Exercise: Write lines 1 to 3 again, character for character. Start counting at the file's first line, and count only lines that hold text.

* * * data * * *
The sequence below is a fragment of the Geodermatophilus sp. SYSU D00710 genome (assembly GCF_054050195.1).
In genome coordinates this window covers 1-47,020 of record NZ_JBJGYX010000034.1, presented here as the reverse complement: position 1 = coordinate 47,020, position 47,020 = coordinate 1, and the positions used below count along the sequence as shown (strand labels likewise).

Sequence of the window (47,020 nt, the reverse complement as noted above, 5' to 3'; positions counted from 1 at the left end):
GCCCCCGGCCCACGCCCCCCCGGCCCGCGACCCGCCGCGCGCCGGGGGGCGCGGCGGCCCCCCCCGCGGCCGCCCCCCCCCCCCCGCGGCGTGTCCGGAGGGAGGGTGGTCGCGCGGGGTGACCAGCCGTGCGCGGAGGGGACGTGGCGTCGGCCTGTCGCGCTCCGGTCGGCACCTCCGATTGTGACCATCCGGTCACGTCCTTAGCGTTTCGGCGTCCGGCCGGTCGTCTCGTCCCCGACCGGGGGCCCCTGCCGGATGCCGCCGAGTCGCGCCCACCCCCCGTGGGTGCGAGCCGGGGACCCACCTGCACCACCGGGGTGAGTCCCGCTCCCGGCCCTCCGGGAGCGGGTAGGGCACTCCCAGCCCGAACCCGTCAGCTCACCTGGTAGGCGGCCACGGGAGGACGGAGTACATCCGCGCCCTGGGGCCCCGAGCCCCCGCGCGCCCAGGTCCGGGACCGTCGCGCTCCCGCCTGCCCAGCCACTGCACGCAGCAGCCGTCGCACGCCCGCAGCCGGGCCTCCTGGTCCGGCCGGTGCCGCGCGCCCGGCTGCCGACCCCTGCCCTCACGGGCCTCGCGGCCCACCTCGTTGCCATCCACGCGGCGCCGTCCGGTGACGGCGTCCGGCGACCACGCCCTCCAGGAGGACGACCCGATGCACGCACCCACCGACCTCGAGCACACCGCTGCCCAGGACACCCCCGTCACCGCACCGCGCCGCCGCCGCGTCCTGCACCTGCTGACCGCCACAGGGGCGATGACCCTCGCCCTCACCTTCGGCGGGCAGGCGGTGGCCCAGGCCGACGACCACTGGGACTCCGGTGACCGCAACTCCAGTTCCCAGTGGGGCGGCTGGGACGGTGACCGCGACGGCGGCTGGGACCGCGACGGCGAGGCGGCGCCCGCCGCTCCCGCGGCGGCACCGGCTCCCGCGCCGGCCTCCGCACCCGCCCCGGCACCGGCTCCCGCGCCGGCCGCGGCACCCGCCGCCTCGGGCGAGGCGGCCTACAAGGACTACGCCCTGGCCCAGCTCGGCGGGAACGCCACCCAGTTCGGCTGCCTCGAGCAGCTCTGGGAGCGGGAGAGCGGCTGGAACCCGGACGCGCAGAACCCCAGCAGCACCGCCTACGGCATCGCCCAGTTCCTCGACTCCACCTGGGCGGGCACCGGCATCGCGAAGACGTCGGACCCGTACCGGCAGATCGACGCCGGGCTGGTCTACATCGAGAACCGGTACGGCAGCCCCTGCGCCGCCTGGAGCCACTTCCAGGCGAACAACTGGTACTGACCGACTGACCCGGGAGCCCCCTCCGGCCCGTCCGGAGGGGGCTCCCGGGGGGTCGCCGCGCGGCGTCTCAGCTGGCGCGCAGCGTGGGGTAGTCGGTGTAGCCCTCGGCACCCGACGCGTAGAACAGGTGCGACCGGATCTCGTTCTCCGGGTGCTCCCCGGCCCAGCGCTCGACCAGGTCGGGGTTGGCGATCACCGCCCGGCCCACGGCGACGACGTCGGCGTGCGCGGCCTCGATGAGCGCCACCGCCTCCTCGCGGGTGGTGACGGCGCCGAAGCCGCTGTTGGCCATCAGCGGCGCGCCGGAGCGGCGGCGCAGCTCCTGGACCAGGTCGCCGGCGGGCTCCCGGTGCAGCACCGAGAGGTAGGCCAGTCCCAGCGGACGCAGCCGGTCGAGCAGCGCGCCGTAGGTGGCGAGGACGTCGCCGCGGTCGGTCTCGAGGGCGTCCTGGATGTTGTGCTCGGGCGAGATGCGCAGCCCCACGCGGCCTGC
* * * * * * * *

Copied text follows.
The sequence below is a fragment of the Geodermatophilus sp. SYSU D00710 genome (assembly GCF_054050195.1).
In genome coordinates this window covers 1-47,020 of record NZ_JBJGYX010000034.1, presented here as the reverse complement: position 1 = coordinate 47,020, position 47,020 = coordinate 1, and the positions used below count along the sequence as shown (strand labels likewise).

Sequence of the window (47,020 nt, the reverse complement as noted above, 5' to 3'; positions counted from 1 at the left end):